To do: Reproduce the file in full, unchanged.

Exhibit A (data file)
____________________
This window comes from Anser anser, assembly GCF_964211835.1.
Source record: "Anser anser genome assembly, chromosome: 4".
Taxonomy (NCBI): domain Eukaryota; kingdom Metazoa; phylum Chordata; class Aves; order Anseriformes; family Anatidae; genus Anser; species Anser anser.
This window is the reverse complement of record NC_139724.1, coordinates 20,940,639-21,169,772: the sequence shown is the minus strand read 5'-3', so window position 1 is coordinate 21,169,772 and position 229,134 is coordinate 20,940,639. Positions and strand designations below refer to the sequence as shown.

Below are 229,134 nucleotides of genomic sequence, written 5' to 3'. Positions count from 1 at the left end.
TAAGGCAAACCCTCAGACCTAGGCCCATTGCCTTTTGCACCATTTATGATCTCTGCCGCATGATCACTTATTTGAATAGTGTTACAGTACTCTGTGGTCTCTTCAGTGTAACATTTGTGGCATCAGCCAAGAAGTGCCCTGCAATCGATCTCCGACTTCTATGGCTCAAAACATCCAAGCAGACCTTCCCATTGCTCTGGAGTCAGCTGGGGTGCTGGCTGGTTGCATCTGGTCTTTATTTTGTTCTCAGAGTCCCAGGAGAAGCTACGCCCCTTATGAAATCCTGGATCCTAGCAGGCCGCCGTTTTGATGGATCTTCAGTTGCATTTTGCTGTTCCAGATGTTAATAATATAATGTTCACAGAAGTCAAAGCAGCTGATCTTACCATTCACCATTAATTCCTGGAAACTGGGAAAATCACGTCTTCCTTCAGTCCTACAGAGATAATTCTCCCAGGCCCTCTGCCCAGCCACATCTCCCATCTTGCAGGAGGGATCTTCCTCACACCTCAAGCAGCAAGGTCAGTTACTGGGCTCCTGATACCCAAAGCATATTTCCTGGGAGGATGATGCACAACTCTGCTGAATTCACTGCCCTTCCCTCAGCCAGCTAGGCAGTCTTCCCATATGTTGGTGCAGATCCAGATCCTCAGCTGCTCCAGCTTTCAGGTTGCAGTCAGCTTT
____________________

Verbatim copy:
This window comes from Anser anser, assembly GCF_964211835.1.
Source record: "Anser anser genome assembly, chromosome: 4".
Taxonomy (NCBI): domain Eukaryota; kingdom Metazoa; phylum Chordata; class Aves; order Anseriformes; family Anatidae; genus Anser; species Anser anser.
This window is the reverse complement of record NC_139724.1, coordinates 20,940,639-21,169,772: the sequence shown is the minus strand read 5'-3', so window position 1 is coordinate 21,169,772 and position 229,134 is coordinate 20,940,639. Positions and strand designations below refer to the sequence as shown.

Below are 229,134 nucleotides of genomic sequence, written 5' to 3'. Positions count from 1 at the left end.
TAAGGCAAACCCTCAGACCTAGGCCCATTGCCTTTTGCACCATTTATGATCTCTGCCGCATGATCACTTATTTGAATAGTGTTACAGTACTCTGTGGTCTCTTCAGTGTAACATTTGTGGCATCAGCCAAGAAGTGCCCTGCAATCGATCTCCGACTTCTATGGCTCAAAACATCCAAGCAGACCTTCCCATTGCTCTGGAGTCAGCTGGGGTGCTGGCTGGTTGCATCTGGTCTTTATTTTGTTCTCAGAGTCCCAGGAGAAGCTACGCCCCTTATGAAATCCTGGATCCTAGCAGGCCGCCGTTTTGATGGATCTTCAGTTGCATTTTGCTGTTCCAGATGTTAATAATATAATGTTCACAGAAGTCAAAGCAGCTGATCTTACCATTCACCATTAATTCCTGGAAACTGGGAAAATCACGTCTTCCTTCAGTCCTACAGAGATAATTCTCCCAGGCCCTCTGCCCAGCCACATCTCCCATCTTGCAGGAGGGATCTTCCTCACACCTCAAGCAGCAAGGTCAGTTACTGGGCTCCTGATACCCAAAGCATATTTCCTGGGAGGATGATGCACAACTCTGCTGAATTCACTGCCCTTCCCTCAGCCAGCTAGGCAGTCTTCCCATATGTTGGTGCAGATCCAGATCCTCAGCTGCTCCAGCTTTCAGGTTGCAGTCAGCTTT